The loss of a home is a traumatic experience for anyone but especially for children. Approximately 4.2 million children experience homelessness each year, and a major consequence of homelessness for children is a disruption in their education. Children experiencing homelessness depend heavily on the stability of school to give them a semblance of normalcy in their lives.
Providing continuity of education during an episode of homelessness is vital not only for children’s short-term mental health and emotional well-being but also for their future academic success and economic stability. Kids who change schools twice in a single year are 50% less likely to complete their basic education.
The Law Center is committed to protecting the rights of children experiencing homelessness, including their right to remain in school and receive the support and stability they need to succeed.
“I don’t know what would have happened if it weren’t for having her and the other volunteer lawyers and staff from NLCHP on our side. If I can help just one more parent become aware of the law and the services of the Law Center so that they don’t have to go through what I went through, I’m happy to do whatever I can.” – C.H., father of two
All children have the basic human right to access a quality education that will help them reach their highest potential. To ensure stability for homeless children, the education provisions of the federal McKinney-Vento Homeless Assistance Act gives them the right to:
- Remain in the same school they attended before becoming homeless, even if they’re temporarily housed in a different district;
- Receive free transportation to and from school;
- Enroll in a new school without delays due to documentation requirements;
- Receive free school meals and other necessities to help them stay in school; and
- Access a full range of supportive services and extracurricular activities.
But too often, these rights are violated. Many schools and families are unaware of the law’s protections, resulting in many homeless children being denied or delayed access to school. The Law Center is a national leader on this issue. We provide training and technical assistance to schools and advocates to make sure they understand homeless children’s rights and are familiar with best practices in identifying and supporting homeless students. We also provide legal support to families via impact litigation and know-your-rights toolkits.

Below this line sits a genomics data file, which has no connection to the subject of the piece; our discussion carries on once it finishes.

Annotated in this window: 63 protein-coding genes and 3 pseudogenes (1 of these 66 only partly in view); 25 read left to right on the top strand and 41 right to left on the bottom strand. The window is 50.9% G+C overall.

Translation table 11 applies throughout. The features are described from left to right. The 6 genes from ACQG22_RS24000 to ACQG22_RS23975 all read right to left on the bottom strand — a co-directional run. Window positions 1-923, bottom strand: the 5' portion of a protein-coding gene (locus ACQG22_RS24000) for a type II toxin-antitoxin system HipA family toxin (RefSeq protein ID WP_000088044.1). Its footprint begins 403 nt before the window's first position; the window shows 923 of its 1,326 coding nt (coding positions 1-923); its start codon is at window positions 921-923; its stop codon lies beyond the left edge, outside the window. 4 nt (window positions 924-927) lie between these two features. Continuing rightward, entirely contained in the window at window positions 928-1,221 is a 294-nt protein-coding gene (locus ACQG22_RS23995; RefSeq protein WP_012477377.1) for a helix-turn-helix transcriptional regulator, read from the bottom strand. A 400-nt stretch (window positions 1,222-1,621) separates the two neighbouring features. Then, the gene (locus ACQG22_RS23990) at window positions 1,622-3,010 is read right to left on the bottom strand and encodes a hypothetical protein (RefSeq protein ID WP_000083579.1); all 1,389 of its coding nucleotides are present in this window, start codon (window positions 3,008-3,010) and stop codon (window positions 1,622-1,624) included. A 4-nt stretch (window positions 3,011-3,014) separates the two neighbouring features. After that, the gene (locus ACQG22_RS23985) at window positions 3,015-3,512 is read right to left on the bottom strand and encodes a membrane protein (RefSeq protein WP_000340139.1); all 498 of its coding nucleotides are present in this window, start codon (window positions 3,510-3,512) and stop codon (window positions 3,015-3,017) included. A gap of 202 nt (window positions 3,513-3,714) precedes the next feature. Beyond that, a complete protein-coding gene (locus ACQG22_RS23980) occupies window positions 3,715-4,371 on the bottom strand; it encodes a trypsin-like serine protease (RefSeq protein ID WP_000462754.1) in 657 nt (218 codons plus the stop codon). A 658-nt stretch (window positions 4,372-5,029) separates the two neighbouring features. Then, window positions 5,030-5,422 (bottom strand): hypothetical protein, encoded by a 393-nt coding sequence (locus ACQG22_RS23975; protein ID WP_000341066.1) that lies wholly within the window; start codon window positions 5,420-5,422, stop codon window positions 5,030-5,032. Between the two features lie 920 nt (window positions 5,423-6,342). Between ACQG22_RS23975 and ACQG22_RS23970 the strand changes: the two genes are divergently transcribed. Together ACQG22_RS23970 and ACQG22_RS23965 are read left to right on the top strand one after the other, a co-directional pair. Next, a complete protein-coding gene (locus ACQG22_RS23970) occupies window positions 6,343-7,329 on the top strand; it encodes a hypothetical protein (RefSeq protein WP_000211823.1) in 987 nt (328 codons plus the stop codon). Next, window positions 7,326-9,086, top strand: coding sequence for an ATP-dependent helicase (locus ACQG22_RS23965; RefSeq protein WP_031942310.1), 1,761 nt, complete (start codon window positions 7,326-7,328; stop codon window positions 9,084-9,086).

Through Project LEARN, a cutting-edge pilot program with pro bono partner DLA Piper, the Law Center has trained attorneys from 20 offices across the country to expand our capacity to carry out our critical work. That means more homeless children in more cities will stay in school and receive the education they need to break the cycle of poverty and achieve their dreams.
Beyond access to education, many homeless youths living on their own face additional barriers to the exercise of their basic rights. From runaway, truancy, and curfew statutes to the inability to sign a rental contract or consent to needed health services, unaccompanied homeless youth struggle to survive. The Law Center has published State Index on Youth Homelessness, which compares all 50 states and DC on their efforts to prevent and end youth homelessness. We work with communities across the U.S. to improve their responses to youth homelessness in order to ensure youth are treated with the dignity and respect they deserve.
“The National Law Center on Homelessness & Poverty is a key partner in addressing the multi-faceted issues facing runaway and homeless youth. Youth homelessness is an enormous issue in the city of Baltimore and yet, there is no dependable research and there are very few resources/services to support this population.” – Megan K. Blondin, Executive Director, MANY, Mid-Atlantic Network of Youth & Family Services